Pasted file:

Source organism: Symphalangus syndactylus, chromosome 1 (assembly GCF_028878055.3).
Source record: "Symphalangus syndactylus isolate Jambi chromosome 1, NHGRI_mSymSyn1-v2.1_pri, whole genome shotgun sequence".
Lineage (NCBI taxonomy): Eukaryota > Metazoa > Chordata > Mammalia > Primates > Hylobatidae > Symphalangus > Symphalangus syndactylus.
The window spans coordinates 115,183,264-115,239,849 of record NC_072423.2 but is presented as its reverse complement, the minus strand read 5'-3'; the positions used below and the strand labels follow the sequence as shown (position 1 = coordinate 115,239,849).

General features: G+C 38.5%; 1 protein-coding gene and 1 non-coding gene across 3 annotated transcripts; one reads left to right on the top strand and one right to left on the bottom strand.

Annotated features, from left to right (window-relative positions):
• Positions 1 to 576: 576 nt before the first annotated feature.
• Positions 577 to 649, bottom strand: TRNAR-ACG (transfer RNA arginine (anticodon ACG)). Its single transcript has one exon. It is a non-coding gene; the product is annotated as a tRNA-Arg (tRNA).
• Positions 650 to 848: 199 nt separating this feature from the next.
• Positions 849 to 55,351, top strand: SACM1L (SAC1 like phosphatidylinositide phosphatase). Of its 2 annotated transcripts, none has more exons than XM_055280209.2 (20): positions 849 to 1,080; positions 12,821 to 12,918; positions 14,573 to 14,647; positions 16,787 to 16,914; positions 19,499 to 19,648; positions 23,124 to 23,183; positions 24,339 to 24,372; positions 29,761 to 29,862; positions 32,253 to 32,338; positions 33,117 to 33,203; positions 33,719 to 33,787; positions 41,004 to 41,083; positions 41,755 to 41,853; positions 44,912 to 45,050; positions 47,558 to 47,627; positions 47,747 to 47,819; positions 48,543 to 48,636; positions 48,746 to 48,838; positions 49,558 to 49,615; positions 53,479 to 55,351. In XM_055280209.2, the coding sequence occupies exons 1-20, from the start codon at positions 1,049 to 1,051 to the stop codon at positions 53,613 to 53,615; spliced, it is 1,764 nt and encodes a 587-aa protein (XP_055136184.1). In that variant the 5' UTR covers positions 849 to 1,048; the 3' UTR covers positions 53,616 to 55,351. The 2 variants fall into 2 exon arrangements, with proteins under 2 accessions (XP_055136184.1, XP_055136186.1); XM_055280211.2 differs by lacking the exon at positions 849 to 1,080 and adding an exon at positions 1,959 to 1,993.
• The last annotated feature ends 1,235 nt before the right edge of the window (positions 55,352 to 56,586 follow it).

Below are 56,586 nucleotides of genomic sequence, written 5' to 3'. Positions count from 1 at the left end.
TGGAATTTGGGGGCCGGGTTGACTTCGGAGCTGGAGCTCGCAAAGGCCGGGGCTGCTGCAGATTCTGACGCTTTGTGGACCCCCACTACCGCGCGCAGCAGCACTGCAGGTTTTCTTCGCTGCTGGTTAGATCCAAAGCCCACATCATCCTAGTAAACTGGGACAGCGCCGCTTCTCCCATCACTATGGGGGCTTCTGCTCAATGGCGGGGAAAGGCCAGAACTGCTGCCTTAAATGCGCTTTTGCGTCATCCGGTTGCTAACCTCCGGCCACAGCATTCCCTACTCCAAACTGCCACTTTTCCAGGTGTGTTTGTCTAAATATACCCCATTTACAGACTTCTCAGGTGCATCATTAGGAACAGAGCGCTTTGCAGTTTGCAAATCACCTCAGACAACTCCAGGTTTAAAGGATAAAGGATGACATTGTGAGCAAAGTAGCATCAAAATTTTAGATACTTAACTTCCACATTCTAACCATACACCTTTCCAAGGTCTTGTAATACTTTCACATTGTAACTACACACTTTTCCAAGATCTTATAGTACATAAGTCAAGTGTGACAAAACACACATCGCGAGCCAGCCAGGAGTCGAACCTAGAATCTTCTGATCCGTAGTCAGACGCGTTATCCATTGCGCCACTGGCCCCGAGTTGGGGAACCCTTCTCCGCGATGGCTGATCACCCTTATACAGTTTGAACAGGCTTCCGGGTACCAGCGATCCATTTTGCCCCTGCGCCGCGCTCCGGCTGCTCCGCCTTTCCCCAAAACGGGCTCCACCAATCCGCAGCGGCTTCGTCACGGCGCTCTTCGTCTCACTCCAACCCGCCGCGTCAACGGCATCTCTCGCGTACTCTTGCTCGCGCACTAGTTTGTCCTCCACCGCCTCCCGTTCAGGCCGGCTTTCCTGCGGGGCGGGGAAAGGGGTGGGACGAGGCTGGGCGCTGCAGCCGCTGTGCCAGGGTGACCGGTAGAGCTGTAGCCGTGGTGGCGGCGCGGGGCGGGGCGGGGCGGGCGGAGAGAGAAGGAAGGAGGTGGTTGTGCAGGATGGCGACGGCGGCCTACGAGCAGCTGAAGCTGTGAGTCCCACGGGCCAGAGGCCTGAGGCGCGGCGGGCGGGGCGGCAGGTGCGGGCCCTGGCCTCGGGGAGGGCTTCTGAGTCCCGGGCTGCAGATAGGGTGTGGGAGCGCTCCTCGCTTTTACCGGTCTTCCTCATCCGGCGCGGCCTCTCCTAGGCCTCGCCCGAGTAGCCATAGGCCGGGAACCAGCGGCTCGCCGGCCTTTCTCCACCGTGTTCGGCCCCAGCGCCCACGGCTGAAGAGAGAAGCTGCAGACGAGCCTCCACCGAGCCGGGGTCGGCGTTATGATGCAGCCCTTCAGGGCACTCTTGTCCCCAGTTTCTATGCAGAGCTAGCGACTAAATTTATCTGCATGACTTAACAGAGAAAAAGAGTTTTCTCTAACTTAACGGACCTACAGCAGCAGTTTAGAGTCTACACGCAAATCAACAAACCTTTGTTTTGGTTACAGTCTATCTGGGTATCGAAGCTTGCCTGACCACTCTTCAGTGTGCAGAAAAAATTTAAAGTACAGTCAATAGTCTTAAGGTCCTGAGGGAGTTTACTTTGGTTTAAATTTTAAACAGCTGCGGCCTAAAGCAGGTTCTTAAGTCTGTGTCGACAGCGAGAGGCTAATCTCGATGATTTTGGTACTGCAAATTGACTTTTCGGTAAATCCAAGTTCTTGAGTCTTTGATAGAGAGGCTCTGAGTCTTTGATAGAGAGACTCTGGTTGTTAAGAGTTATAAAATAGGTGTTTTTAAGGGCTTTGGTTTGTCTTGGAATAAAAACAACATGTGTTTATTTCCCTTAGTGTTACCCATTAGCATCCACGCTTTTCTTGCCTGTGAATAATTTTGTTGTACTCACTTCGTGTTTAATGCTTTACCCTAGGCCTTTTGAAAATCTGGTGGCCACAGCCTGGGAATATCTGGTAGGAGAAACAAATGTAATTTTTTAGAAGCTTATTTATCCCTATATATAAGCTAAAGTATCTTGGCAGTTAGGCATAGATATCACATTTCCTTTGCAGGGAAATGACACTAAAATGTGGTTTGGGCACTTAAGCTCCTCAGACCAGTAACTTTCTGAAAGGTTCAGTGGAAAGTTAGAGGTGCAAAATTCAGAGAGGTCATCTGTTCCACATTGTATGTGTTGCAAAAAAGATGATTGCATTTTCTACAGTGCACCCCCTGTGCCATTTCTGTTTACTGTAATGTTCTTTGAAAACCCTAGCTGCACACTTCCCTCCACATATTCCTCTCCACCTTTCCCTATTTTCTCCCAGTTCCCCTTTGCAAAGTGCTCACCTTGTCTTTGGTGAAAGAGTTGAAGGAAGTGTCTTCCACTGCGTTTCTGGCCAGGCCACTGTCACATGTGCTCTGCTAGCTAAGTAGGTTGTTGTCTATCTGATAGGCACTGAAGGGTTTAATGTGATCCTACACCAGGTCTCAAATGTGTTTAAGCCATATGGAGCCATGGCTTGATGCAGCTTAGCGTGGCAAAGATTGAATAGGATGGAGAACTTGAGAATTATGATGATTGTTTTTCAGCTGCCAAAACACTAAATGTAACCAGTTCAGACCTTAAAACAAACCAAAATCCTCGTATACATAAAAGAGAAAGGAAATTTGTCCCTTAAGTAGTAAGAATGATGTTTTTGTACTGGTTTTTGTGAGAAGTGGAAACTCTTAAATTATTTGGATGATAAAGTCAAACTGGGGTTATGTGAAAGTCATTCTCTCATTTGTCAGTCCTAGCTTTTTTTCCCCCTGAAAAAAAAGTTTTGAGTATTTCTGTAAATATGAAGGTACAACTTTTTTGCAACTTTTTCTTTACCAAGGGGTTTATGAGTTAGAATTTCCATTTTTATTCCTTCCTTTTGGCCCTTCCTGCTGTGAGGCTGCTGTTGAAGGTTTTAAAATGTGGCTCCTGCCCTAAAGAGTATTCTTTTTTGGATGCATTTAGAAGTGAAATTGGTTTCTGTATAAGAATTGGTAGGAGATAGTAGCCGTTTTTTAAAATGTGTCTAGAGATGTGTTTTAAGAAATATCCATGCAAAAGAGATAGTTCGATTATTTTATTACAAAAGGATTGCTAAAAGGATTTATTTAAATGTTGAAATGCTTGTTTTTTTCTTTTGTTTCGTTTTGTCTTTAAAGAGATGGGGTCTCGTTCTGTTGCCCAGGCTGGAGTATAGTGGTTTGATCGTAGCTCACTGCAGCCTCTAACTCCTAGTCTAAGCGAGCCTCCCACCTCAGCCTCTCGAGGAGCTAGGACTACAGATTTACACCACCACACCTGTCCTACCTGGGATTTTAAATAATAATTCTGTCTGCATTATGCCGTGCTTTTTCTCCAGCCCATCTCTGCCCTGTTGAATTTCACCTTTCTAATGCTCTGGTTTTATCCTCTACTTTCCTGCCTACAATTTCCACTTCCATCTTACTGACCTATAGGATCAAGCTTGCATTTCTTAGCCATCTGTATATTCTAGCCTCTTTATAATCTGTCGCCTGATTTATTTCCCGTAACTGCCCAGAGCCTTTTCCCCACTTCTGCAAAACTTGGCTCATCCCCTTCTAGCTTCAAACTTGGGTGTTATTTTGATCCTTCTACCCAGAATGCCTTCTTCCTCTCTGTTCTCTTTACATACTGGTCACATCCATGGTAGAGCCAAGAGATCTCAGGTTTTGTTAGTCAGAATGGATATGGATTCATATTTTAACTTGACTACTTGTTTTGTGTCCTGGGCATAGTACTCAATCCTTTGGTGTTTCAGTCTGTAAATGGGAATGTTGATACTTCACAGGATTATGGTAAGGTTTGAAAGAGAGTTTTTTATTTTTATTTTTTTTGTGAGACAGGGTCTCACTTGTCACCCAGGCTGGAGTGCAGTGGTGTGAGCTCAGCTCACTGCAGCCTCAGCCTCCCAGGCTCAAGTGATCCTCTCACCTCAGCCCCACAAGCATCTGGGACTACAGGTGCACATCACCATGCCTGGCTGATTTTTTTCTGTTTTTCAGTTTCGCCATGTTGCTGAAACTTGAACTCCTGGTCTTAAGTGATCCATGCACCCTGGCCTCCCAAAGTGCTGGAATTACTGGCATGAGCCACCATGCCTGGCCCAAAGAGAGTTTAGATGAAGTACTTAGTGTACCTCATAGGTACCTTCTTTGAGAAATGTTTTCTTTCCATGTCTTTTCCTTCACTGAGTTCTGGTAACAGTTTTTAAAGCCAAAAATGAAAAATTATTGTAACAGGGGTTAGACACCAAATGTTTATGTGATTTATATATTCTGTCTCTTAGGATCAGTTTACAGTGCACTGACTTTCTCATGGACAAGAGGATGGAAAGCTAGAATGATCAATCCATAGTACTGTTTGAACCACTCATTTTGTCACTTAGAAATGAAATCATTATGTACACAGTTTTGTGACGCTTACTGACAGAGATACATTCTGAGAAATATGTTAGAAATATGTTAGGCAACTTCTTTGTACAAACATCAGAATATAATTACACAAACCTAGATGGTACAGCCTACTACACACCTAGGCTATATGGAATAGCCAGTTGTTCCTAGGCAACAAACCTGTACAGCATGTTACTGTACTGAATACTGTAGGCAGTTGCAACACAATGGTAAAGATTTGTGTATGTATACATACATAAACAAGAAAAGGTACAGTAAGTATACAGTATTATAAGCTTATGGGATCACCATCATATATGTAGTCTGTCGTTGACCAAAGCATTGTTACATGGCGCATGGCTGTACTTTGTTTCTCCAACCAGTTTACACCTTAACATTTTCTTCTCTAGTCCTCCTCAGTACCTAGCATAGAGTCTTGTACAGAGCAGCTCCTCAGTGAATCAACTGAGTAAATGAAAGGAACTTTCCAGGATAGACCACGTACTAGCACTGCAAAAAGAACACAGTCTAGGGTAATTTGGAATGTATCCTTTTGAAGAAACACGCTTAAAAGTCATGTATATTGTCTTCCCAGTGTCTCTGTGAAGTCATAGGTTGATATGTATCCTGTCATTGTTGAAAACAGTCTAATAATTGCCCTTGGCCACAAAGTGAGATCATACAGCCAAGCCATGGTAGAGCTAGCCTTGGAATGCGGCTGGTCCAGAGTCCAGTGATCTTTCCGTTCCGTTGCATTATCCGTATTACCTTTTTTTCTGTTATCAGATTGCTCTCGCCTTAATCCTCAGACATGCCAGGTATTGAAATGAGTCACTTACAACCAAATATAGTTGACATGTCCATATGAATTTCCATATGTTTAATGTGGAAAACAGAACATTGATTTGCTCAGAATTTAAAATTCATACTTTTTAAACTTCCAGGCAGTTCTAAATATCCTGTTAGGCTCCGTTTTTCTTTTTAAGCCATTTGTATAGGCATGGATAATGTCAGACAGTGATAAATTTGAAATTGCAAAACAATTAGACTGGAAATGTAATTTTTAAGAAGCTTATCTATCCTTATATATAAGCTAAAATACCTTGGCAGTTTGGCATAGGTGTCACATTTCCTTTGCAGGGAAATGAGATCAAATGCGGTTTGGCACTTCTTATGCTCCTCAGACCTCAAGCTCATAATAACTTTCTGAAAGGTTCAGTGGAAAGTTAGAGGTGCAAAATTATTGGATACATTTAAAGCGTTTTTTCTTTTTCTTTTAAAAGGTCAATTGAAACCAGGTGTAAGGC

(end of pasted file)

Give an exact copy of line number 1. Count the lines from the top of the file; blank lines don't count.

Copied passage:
Source organism: Symphalangus syndactylus, chromosome 1 (assembly GCF_028878055.3).